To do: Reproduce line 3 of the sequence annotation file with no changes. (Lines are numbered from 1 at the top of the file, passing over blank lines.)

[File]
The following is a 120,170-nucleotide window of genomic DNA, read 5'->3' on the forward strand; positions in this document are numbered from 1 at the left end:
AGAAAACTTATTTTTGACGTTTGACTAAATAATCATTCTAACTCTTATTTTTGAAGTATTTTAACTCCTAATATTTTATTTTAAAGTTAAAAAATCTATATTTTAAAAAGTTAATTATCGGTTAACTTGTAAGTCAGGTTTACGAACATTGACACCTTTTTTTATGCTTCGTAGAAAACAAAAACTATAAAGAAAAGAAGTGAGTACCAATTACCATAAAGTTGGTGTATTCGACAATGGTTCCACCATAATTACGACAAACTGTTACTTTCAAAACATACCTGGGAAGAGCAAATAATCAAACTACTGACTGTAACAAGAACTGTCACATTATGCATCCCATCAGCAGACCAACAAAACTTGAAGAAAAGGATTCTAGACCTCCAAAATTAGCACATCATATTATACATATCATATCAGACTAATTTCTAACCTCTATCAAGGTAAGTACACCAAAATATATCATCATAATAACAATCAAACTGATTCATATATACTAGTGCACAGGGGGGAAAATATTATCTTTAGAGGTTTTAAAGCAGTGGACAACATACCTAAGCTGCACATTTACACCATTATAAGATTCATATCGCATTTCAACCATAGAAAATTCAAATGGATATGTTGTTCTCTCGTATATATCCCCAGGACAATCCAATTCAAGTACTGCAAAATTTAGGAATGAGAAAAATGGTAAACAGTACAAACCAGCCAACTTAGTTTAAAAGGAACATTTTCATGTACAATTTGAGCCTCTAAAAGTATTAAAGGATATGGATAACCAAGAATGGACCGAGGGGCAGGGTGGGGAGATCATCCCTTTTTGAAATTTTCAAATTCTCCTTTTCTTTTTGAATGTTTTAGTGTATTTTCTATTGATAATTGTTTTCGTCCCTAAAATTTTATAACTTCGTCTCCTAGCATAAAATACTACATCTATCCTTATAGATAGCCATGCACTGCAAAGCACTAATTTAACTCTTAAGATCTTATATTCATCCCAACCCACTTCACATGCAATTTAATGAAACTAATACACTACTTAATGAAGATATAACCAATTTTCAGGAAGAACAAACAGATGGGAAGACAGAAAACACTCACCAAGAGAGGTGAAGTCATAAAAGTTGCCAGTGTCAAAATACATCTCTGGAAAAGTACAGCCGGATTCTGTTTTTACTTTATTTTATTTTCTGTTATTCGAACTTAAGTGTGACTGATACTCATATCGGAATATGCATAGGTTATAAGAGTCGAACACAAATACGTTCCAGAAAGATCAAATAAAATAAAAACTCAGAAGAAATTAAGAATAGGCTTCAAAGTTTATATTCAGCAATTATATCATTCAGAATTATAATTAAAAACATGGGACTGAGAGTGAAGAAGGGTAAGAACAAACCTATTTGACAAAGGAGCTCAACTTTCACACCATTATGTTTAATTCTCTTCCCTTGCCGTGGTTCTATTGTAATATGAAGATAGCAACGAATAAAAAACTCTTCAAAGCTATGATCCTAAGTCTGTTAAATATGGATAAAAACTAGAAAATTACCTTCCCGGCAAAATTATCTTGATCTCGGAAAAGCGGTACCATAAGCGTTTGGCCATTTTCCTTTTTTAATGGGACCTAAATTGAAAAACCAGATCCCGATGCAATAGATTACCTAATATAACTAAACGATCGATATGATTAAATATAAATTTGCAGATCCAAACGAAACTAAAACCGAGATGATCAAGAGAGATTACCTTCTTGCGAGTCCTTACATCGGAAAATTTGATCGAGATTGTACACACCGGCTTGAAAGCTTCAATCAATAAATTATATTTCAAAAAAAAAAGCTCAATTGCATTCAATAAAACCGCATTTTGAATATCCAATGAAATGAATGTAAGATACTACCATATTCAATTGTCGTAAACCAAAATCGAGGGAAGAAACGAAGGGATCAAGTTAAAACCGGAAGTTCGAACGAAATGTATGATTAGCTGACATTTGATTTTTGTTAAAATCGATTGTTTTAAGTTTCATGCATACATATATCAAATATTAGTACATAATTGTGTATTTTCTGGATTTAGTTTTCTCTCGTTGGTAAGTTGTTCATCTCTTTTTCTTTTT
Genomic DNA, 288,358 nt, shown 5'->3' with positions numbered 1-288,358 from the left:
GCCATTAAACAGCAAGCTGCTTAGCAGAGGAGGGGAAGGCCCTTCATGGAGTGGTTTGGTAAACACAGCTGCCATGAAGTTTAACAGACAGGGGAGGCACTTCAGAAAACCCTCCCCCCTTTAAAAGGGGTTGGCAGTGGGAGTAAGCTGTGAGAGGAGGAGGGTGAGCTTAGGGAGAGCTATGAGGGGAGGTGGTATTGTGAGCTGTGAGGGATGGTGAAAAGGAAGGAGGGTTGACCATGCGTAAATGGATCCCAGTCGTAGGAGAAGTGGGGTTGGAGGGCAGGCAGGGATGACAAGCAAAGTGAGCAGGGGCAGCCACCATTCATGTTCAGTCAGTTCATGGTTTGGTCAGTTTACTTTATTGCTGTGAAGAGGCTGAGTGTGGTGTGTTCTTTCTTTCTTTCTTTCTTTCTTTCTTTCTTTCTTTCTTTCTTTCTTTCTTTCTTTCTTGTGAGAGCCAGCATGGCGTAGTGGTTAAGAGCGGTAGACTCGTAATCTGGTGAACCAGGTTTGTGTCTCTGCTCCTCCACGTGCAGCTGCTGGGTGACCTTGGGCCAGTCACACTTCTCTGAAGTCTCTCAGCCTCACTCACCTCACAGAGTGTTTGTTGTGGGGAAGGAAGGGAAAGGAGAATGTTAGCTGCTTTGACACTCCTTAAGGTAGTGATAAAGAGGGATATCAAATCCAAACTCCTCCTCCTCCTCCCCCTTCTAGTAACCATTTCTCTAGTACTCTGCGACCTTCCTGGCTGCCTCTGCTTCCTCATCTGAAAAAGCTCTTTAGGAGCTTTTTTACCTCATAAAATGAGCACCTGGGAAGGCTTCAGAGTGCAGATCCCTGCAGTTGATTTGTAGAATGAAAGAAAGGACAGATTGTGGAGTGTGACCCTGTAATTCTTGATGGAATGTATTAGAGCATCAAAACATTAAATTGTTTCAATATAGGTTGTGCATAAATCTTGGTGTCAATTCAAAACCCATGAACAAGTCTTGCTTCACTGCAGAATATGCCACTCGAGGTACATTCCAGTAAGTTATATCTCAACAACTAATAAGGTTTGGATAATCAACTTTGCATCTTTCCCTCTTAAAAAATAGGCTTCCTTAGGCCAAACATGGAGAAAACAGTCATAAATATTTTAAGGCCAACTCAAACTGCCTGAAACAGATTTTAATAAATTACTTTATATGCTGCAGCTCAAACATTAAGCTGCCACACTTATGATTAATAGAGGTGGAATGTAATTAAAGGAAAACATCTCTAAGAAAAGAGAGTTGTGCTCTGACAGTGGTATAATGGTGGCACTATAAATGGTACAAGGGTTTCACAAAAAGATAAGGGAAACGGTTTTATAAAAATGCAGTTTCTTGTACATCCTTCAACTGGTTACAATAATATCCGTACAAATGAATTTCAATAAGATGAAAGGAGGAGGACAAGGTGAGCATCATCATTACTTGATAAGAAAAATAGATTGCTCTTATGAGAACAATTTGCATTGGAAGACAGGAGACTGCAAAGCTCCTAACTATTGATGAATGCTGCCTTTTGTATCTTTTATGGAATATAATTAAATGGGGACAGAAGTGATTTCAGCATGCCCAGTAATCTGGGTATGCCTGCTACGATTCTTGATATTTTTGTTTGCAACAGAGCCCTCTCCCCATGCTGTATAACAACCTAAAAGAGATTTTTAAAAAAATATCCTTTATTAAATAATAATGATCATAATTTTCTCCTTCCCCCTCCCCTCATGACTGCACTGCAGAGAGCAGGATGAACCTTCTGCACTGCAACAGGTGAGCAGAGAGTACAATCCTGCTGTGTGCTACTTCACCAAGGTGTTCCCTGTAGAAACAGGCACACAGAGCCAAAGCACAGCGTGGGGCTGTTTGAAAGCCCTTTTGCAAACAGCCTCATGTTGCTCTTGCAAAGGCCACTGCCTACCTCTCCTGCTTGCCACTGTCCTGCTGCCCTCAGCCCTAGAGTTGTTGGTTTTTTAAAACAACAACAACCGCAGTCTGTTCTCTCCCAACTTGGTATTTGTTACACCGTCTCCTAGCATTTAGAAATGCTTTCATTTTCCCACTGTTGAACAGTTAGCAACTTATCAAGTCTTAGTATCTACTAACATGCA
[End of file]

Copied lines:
Genomic DNA, 288,358 nt, shown 5'->3' with positions numbered 1-288,358 from the left: